Q: My girlfriend tells me that Christine, my husband's best friend since college, is a danger to my marriage. My husband spends every Thursday night with Christine playing poker. I enjoy this night to myself, but my friend says my husband and I are actually cheating on each other. Is this "emotional cheating"?
A: Is your friend married? Does she have any experience or expertise in this area? Who is she in your life? In other words, why are you taking her so seriously? Could it be that you are already worried about your marriage, but expressing your concerns through her? So, let's analyze
this question by first isolating its separate threads. In the first place, you are asking the question through your friend. It seems that your relationship with your friend could be as close as
the one your husband has with Christine. Analyze what your definition of a best friend is and then compare it with relationship you have with your spouse. Maybe the focus needs to be shifted - away from your best friend and on to your spouse. The primary focus of privacy, intimacy and trust ought to be with your primary relationship-your spouse. Perhaps you and your husband need to learn how to communicate your concerns to each other instead of with your best friends.
Then, after understanding and appreciating what is the paramount relationship --the one where you seek sustenance and security -- one can more fully understand "emotional cheating." If there is something missing in a relationship, and one has the need to go elsewhere to fill that
gap, that would amount to "emotional cheating." That would mean it's time to do the hard work of rebuilding an important part of the relationship. But if the couple is openly aware of each partner's need to sometimes have time alone and the couple can share with one another what they have been doing and saying with their best friends, then there is nothing to be wary of.
These friends represent just something else they can share with one another.
And, how about learning to play poker and hosting a poker party?
Q: As my mother-in-law and I sat watching my 3-year old son enjoying a classical music workshop, she asked me if it is possible to offer a child too much intellectual stimulation. Can this be? I started to feel guilty!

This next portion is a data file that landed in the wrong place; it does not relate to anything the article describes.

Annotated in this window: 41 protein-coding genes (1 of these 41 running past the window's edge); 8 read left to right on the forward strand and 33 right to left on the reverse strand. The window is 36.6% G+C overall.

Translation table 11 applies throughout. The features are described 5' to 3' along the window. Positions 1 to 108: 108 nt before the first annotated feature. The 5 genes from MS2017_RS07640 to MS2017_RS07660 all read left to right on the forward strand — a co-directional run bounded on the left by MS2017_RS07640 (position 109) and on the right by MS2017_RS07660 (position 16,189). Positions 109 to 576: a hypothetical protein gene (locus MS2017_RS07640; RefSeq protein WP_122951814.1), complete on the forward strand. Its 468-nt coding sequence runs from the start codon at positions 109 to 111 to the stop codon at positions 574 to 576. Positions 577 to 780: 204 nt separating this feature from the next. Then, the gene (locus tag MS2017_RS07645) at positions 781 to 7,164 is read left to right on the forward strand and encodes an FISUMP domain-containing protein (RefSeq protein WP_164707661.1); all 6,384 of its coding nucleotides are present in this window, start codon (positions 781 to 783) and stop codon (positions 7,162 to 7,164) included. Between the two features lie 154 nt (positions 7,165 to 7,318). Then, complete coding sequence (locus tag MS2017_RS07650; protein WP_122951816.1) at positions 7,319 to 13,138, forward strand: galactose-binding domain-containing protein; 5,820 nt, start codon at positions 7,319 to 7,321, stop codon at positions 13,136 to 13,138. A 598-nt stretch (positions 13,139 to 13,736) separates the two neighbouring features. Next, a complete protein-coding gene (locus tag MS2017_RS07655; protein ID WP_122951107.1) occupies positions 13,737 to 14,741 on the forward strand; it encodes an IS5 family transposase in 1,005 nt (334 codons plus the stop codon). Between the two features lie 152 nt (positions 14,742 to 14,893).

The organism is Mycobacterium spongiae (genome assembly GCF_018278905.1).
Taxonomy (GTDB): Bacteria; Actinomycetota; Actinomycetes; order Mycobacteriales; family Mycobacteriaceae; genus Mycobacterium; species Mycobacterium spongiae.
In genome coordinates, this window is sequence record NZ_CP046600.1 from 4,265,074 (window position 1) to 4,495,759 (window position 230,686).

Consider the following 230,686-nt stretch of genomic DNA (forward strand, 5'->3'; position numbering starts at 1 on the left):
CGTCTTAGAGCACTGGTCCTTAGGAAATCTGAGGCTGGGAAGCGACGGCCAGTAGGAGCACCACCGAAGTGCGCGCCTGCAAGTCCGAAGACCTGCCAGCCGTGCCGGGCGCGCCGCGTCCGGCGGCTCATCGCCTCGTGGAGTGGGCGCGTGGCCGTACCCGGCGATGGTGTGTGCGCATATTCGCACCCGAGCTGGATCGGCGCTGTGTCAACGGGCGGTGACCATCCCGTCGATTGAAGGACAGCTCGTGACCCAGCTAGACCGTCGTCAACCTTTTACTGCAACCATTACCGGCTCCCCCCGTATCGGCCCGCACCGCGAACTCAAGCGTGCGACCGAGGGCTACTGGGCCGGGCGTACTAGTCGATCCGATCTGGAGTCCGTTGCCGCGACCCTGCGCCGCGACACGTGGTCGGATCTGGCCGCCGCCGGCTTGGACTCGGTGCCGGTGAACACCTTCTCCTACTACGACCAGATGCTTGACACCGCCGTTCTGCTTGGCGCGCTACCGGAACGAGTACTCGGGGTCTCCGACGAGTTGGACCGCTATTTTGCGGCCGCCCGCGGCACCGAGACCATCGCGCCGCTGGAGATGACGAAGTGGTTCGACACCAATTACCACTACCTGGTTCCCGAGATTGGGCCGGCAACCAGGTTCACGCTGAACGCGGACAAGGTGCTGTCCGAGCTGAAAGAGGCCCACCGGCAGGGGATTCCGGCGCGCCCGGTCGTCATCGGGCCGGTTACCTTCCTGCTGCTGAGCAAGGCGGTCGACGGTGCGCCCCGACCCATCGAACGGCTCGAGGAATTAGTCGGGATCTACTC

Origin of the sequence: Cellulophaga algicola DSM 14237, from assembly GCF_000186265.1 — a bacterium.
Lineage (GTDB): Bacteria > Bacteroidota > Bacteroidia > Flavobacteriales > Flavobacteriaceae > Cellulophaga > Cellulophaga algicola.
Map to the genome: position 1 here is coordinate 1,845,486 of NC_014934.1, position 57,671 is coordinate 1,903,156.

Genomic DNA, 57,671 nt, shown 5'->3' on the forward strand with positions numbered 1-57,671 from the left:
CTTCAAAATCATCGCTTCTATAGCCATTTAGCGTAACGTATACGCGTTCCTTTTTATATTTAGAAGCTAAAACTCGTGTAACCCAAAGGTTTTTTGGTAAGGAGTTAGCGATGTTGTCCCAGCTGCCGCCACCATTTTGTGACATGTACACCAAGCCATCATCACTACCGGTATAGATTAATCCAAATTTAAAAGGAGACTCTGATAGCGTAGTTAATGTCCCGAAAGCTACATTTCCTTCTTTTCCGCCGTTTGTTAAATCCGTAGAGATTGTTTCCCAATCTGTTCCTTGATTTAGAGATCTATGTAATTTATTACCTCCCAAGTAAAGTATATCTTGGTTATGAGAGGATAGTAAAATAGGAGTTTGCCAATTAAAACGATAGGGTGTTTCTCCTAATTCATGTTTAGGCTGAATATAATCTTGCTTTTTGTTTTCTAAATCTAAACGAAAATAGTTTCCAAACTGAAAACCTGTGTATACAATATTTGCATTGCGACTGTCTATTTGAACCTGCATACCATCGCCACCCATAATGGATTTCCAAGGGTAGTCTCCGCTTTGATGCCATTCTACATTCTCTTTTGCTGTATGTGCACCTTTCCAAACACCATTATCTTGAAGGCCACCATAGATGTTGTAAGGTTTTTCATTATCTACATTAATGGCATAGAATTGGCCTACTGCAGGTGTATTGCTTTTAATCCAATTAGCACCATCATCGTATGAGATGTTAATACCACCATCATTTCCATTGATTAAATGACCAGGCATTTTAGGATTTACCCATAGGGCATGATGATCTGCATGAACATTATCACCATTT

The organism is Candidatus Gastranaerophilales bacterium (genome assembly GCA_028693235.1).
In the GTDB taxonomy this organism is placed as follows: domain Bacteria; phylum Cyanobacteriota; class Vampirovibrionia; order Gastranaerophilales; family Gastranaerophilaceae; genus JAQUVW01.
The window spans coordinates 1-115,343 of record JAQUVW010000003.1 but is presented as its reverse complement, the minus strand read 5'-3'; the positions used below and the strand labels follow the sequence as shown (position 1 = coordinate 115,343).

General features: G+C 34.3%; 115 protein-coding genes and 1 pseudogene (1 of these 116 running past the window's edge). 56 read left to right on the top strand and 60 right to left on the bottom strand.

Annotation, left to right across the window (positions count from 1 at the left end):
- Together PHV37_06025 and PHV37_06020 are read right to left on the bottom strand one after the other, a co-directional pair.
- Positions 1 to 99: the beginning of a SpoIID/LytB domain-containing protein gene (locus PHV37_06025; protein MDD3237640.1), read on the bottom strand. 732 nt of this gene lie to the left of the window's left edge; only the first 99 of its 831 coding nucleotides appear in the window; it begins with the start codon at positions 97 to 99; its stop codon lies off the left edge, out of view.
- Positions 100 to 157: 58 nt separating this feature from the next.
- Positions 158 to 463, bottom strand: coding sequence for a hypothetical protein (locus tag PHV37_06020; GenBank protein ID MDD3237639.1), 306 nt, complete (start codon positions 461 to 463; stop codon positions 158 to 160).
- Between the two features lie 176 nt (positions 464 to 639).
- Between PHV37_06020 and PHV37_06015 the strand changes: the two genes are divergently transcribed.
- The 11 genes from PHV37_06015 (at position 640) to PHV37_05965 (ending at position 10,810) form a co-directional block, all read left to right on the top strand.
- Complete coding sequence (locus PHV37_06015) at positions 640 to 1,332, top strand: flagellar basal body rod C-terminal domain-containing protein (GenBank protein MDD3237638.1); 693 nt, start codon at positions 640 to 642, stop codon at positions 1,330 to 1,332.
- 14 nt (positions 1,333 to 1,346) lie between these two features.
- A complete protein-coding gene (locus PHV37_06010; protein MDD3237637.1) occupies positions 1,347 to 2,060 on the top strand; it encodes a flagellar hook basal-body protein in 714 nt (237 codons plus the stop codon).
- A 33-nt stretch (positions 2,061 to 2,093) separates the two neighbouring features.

A: Are you feeling your mother-in-law is being intrusive or are you actually listening to what she is asking? Because what she seems to be asking is whether you have over-scheduled your child. And the reason you started to feel guilty is that you are in fact feeling overwhelmed by all the classes, workshops and other activities that every parent nowadays feels are the essential prerequisites for the child's later success.
Actually, there is no way to over-stimulate or overwork your 3-year-old's brain. But there is a possibility that you are forgetting the old adage that "all work and no play makes Jack a dull boy." Everyone needs down-time, time for our imagination to roam free, time to absorb what we have learned, and time to get emotionally connected. Some parents in their enthusiasm to have their child succeed, forget that while intellectual stimulation may load up the kid with knowledge, other intellectual or emotional dimensions are just as necessary.
For instance, the child who is over-scheduled with workshops, has little time to learn how to use their imagination, coupled with their curiosity, to discover and to enjoy the world. To be a self-starter and to solve problems by oneself is critically important - a path to knowledge and, in this sense, more important than knowledge itself.
In addition, time with a warm and accepting parent/caregiver, gives the child other tools that are important. A sense of one's worth, an appreciation of one's power or position, a sense of security and trust, can give us the courage to use other the tools we need to grow and to succeed.
Please send your questions to me, Dr. Mona Ackerman, by posting them in the comments section below. I look forward to answering them and continuing our conversation!